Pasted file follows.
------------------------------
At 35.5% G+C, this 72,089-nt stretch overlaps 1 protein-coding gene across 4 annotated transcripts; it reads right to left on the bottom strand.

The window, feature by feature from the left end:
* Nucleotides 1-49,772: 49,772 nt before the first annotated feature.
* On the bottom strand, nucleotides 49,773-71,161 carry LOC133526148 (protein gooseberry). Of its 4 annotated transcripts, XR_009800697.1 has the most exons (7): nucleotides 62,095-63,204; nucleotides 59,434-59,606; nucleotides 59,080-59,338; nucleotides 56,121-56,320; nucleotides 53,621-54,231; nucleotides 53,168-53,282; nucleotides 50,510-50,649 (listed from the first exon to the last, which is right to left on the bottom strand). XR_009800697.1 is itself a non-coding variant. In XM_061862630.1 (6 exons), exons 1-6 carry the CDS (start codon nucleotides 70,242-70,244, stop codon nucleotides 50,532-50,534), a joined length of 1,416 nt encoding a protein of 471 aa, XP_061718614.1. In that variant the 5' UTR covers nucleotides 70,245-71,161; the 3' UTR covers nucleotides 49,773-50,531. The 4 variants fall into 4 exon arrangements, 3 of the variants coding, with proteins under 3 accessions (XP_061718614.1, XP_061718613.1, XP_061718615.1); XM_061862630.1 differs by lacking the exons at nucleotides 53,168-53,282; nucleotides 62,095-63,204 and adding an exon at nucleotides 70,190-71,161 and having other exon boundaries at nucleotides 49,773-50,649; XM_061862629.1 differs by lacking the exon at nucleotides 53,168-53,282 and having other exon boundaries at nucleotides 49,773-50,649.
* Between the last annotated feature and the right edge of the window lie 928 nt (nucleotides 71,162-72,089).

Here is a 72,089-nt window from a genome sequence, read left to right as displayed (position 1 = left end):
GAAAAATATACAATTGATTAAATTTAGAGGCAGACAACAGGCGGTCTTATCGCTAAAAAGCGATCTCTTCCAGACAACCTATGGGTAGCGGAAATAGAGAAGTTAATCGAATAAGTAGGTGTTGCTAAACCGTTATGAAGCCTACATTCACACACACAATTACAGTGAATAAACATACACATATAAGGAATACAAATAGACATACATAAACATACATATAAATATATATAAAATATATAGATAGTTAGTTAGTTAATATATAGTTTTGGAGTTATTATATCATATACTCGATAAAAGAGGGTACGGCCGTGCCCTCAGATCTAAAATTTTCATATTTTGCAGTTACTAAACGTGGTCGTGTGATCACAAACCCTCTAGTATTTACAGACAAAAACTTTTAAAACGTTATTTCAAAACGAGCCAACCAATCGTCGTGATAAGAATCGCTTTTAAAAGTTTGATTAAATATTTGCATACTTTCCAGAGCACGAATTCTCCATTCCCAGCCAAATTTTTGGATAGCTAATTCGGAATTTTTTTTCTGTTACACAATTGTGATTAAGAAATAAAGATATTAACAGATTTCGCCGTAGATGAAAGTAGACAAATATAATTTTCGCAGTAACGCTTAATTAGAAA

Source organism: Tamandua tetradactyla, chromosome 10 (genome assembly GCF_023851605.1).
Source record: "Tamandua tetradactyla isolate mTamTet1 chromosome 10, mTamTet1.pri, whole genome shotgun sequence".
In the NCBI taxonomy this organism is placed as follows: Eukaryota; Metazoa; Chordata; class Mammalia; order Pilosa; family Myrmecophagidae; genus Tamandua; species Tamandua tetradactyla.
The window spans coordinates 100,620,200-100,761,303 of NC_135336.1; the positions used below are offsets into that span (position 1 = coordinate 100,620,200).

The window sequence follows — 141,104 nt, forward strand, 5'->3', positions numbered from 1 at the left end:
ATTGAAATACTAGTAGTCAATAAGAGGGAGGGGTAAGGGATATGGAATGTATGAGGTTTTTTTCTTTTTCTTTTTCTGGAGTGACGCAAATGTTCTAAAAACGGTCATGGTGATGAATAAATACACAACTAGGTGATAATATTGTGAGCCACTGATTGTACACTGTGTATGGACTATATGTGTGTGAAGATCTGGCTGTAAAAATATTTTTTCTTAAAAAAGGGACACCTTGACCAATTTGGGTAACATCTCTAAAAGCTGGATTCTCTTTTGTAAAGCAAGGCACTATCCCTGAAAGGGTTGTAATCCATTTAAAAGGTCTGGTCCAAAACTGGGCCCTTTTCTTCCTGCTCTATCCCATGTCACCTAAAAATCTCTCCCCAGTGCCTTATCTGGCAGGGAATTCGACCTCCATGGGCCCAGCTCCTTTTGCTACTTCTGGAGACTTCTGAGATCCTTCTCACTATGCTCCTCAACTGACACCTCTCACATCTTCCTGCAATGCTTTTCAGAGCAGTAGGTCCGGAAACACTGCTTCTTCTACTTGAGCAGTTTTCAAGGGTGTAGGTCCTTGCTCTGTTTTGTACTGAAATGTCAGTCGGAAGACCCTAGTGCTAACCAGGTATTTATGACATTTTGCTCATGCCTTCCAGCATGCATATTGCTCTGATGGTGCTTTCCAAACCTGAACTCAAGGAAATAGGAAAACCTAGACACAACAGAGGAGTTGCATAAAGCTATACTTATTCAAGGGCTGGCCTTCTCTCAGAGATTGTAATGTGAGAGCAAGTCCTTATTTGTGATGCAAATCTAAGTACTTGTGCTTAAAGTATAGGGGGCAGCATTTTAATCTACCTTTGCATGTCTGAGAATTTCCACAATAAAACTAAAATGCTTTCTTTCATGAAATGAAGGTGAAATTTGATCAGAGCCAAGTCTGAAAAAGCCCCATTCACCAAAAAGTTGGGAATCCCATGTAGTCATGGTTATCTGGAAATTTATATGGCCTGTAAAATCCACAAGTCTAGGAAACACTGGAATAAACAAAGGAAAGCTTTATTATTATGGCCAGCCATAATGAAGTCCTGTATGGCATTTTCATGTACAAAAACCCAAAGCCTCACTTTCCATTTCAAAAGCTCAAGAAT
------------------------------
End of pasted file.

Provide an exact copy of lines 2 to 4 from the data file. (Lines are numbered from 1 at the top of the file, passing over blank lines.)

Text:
The window, feature by feature from the left end:
* Nucleotides 1-49,772: 49,772 nt before the first annotated feature.
* On the bottom strand, nucleotides 49,773-71,161 carry LOC133526148 (protein gooseberry). Of its 4 annotated transcripts, XR_009800697.1 has the most exons (7): nucleotides 62,095-63,204; nucleotides 59,434-59,606; nucleotides 59,080-59,338; nucleotides 56,121-56,320; nucleotides 53,621-54,231; nucleotides 53,168-53,282; nucleotides 50,510-50,649 (listed from the first exon to the last, which is right to left on the bottom strand). XR_009800697.1 is itself a non-coding variant. In XM_061862630.1 (6 exons), exons 1-6 carry the CDS (start codon nucleotides 70,242-70,244, stop codon nucleotides 50,532-50,534), a joined length of 1,416 nt encoding a protein of 471 aa, XP_061718614.1. In that variant the 5' UTR covers nucleotides 70,245-71,161; the 3' UTR covers nucleotides 49,773-50,531. The 4 variants fall into 4 exon arrangements, 3 of the variants coding, with proteins under 3 accessions (XP_061718614.1, XP_061718613.1, XP_061718615.1); XM_061862630.1 differs by lacking the exons at nucleotides 53,168-53,282; nucleotides 62,095-63,204 and adding an exon at nucleotides 70,190-71,161 and having other exon boundaries at nucleotides 49,773-50,649; XM_061862629.1 differs by lacking the exon at nucleotides 53,168-53,282 and having other exon boundaries at nucleotides 49,773-50,649.